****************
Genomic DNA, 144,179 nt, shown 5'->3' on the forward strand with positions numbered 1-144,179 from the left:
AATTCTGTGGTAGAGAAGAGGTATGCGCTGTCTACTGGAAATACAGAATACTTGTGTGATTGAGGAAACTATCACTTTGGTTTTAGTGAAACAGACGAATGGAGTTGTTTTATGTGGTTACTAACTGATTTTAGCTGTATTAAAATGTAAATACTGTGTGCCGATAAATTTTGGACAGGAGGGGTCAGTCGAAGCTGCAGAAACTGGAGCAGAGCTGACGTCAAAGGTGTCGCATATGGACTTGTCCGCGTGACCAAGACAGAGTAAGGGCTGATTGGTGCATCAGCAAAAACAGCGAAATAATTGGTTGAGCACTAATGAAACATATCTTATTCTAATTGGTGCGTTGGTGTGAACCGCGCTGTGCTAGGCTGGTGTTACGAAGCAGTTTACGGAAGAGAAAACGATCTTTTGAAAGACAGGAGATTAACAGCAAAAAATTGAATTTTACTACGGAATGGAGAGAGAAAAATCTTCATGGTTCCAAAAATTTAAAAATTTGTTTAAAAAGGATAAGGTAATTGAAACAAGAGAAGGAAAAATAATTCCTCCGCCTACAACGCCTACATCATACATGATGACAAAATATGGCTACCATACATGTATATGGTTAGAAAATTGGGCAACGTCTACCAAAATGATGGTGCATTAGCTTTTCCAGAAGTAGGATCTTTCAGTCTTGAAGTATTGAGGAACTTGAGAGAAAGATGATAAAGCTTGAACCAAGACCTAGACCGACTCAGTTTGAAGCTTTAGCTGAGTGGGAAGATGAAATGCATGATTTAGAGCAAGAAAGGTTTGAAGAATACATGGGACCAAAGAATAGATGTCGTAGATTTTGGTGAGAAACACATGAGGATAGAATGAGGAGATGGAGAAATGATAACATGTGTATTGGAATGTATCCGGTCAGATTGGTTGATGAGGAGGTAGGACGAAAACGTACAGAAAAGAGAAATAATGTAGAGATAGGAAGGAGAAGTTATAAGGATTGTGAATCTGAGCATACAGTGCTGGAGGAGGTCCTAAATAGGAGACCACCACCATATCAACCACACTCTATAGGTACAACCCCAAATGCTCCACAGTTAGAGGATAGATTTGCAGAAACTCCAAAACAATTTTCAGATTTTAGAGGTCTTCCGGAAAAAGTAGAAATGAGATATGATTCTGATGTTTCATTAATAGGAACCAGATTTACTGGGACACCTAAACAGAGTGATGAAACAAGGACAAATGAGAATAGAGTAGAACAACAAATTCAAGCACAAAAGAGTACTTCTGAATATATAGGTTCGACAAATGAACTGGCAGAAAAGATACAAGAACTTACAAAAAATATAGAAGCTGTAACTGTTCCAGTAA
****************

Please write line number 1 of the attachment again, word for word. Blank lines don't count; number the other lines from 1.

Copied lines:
Genomic DNA, 144,179 nt, shown 5'->3' on the forward strand with positions numbered 1-144,179 from the left: